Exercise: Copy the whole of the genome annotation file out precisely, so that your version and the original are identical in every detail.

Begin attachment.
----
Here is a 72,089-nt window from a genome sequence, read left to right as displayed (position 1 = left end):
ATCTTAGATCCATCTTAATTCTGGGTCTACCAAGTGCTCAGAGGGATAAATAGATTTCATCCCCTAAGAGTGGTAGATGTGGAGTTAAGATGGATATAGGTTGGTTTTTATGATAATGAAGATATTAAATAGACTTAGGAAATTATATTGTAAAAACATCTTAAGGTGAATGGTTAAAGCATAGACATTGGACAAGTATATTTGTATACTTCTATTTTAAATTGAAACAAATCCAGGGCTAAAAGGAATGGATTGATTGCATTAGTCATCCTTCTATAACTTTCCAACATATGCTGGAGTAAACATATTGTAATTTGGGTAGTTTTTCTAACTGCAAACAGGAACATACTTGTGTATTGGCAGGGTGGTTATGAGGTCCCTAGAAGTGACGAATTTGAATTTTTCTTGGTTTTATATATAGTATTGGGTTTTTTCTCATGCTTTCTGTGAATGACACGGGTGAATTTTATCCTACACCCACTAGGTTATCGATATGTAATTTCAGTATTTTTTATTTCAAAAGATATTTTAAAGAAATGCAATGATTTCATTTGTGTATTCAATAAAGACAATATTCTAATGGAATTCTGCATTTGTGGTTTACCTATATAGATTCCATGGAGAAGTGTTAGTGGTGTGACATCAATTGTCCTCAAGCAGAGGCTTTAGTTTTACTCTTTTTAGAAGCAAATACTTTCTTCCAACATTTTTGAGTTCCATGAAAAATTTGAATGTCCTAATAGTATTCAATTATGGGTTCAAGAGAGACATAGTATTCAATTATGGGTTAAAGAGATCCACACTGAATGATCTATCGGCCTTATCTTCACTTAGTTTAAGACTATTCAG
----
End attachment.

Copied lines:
Here is a 72,089-nt window from a genome sequence, read left to right as displayed (position 1 = left end):
ATCTTAGATCCATCTTAATTCTGGGTCTACCAAGTGCTCAGAGGGATAAATAGATTTCATCCCCTAAGAGTGGTAGATGTGGAGTTAAGATGGATATAGGTTGGTTTTTATGATAATGAAGATATTAAATAGACTTAGGAAATTATATTGTAAAAACATCTTAAGGTGAATGGTTAAAGCATAGACATTGGACAAGTATATTTGTATACTTCTATTTTAAATTGAAACAAATCCAGGGCTAAAAGGAATGGATTGATTGCATTAGTCATCCTTCTATAACTTTCCAACATATGCTGGAGTAAACATATTGTAATTTGGGTAGTTTTTCTAACTGCAAACAGGAACATACTTGTGTATTGGCAGGGTGGTTATGAGGTCCCTAGAAGTGACGAATTTGAATTTTTCTTGGTTTTATATATAGTATTGGGTTTTTTCTCATGCTTTCTGTGAATGACACGGGTGAATTTTATCCTACACCCACTAGGTTATCGATATGTAATTTCAGTATTTTTTATTTCAAAAGATATTTTAAAGAAATGCAATGATTTCATTTGTGTATTCAATAAAGACAATATTCTAATGGAATTCTGCATTTGTGGTTTACCTATATAGATTCCATGGAGAAGTGTTAGTGGTGTGACATCAATTGTCCTCAAGCAGAGGCTTTAGTTTTACTCTTTTTAGAAGCAAATACTTTCTTCCAACATTTTTGAGTTCCATGAAAAATTTGAATGTCCTAATAGTATTCAATTATGGGTTCAAGAGAGACATAGTATTCAATTATGGGTTAAAGAGATCCACACTGAATGATCTATCGGCCTTATCTTCACTTAGTTTAAGACTATTCAG